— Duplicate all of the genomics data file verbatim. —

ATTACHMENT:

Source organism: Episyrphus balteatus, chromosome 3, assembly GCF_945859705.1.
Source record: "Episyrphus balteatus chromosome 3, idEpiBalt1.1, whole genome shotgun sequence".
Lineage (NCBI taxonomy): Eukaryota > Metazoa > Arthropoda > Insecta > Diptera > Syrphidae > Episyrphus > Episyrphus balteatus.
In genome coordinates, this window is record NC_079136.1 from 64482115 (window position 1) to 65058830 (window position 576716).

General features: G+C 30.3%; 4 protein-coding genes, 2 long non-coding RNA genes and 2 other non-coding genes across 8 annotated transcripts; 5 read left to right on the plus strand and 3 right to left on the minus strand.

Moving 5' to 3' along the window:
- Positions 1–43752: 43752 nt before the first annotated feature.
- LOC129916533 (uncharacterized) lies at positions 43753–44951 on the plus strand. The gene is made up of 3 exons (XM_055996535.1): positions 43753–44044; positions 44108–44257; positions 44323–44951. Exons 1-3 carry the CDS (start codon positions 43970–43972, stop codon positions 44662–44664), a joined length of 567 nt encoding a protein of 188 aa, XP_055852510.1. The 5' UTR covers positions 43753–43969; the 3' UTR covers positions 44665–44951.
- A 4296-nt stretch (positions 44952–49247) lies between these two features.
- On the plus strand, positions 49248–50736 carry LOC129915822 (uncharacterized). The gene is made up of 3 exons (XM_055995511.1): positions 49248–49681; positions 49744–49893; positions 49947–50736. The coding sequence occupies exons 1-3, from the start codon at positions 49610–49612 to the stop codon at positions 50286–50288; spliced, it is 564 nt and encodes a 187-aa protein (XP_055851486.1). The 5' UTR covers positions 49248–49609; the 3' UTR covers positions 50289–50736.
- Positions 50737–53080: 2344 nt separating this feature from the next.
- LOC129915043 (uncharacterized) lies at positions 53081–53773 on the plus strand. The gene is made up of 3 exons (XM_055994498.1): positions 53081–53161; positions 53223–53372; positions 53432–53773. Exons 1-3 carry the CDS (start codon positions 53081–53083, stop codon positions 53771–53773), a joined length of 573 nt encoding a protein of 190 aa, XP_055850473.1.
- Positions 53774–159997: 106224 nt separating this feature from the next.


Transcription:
Source organism: Episyrphus balteatus, chromosome 3, assembly GCF_945859705.1.
Source record: "Episyrphus balteatus chromosome 3, idEpiBalt1.1, whole genome shotgun sequence".
Lineage (NCBI taxonomy): Eukaryota > Metazoa > Arthropoda > Insecta > Diptera > Syrphidae > Episyrphus > Episyrphus balteatus.
In genome coordinates, this window is record NC_079136.1 from 64482115 (window position 1) to 65058830 (window position 576716).

General features: G+C 30.3%; 4 protein-coding genes, 2 long non-coding RNA genes and 2 other non-coding genes across 8 annotated transcripts; 5 read left to right on the plus strand and 3 right to left on the minus strand.

Moving 5' to 3' along the window:
- Positions 1–43752: 43752 nt before the first annotated feature.
- LOC129916533 (uncharacterized) lies at positions 43753–44951 on the plus strand. The gene is made up of 3 exons (XM_055996535.1): positions 43753–44044; positions 44108–44257; positions 44323–44951. Exons 1-3 carry the CDS (start codon positions 43970–43972, stop codon positions 44662–44664), a joined length of 567 nt encoding a protein of 188 aa, XP_055852510.1. The 5' UTR covers positions 43753–43969; the 3' UTR covers positions 44665–44951.
- A 4296-nt stretch (positions 44952–49247) lies between these two features.
- On the plus strand, positions 49248–50736 carry LOC129915822 (uncharacterized). The gene is made up of 3 exons (XM_055995511.1): positions 49248–49681; positions 49744–49893; positions 49947–50736. The coding sequence occupies exons 1-3, from the start codon at positions 49610–49612 to the stop codon at positions 50286–50288; spliced, it is 564 nt and encodes a 187-aa protein (XP_055851486.1). The 5' UTR covers positions 49248–49609; the 3' UTR covers positions 50289–50736.
- Positions 50737–53080: 2344 nt separating this feature from the next.
- LOC129915043 (uncharacterized) lies at positions 53081–53773 on the plus strand. The gene is made up of 3 exons (XM_055994498.1): positions 53081–53161; positions 53223–53372; positions 53432–53773. Exons 1-3 carry the CDS (start codon positions 53081–53083, stop codon positions 53771–53773), a joined length of 573 nt encoding a protein of 190 aa, XP_055850473.1.
- Positions 53774–159997: 106224 nt separating this feature from the next.